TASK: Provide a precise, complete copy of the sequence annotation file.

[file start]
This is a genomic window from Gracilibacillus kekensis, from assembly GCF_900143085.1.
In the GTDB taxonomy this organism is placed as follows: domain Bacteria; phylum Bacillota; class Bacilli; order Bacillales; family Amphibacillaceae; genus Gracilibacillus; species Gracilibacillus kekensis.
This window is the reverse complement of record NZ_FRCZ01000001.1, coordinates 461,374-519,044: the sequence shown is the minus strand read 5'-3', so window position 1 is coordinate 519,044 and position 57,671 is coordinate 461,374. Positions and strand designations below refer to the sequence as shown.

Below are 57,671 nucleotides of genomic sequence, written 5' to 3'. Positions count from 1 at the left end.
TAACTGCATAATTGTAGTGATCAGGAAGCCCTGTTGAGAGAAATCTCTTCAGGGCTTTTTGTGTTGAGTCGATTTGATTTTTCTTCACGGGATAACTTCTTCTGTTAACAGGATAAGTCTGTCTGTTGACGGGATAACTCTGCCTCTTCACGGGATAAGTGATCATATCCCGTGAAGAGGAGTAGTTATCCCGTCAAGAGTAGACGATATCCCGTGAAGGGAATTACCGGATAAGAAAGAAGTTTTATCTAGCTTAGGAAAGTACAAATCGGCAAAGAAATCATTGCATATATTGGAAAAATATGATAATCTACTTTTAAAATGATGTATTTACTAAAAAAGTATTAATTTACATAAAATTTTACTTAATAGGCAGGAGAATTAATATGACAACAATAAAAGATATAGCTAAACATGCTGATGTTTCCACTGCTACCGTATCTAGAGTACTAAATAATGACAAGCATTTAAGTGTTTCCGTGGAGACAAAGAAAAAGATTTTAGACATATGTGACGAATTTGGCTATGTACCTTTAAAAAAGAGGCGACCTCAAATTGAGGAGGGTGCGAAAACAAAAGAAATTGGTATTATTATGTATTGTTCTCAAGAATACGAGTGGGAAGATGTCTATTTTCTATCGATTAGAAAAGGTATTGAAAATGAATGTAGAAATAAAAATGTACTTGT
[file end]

This is a genomic window from Gracilibacillus kekensis, from assembly GCF_900143085.1.
In the GTDB taxonomy this organism is placed as follows: domain Bacteria; phylum Bacillota; class Bacilli; order Bacillales; family Amphibacillaceae; genus Gracilibacillus; species Gracilibacillus kekensis.
This window is the reverse complement of record NZ_FRCZ01000001.1, coordinates 461,374-519,044: the sequence shown is the minus strand read 5'-3', so window position 1 is coordinate 519,044 and position 57,671 is coordinate 461,374. Positions and strand designations below refer to the sequence as shown.

Below are 57,671 nucleotides of genomic sequence, written 5' to 3'. Positions count from 1 at the left end.
TAACTGCATAATTGTAGTGATCAGGAAGCCCTGTTGAGAGAAATCTCTTCAGGGCTTTTTGTGTTGAGTCGATTTGATTTTTCTTCACGGGATAACTTCTTCTGTTAACAGGATAAGTCTGTCTGTTGACGGGATAACTCTGCCTCTTCACGGGATAAGTGATCATATCCCGTGAAGAGGAGTAGTTATCCCGTCAAGAGTAGACGATATCCCGTGAAGGGAATTACCGGATAAGAAAGAAGTTTTATCTAGCTTAGGAAAGTACAAATCGGCAAAGAAATCATTGCATATATTGGAAAAATATGATAATCTACTTTTAAAATGATGTATTTACTAAAAAAGTATTAATTTACATAAAATTTTACTTAATAGGCAGGAGAATTAATATGACAACAATAAAAGATATAGCTAAACATGCTGATGTTTCCACTGCTACCGTATCTAGAGTACTAAATAATGACAAGCATTTAAGTGTTTCCGTGGAGACAAAGAAAAAGATTTTAGACATATGTGACGAATTTGGCTATGTACCTTTAAAAAAGAGGCGACCTCAAATTGAGGAGGGTGCGAAAACAAAAGAAATTGGTATTATTATGTATTGTTCTCAAGAATACGAGTGGGAAGATGTCTATTTTCTATCGATTAGAAAAGGTATTGAAAATGAATGTAGAAATAAAAATGTACTTGT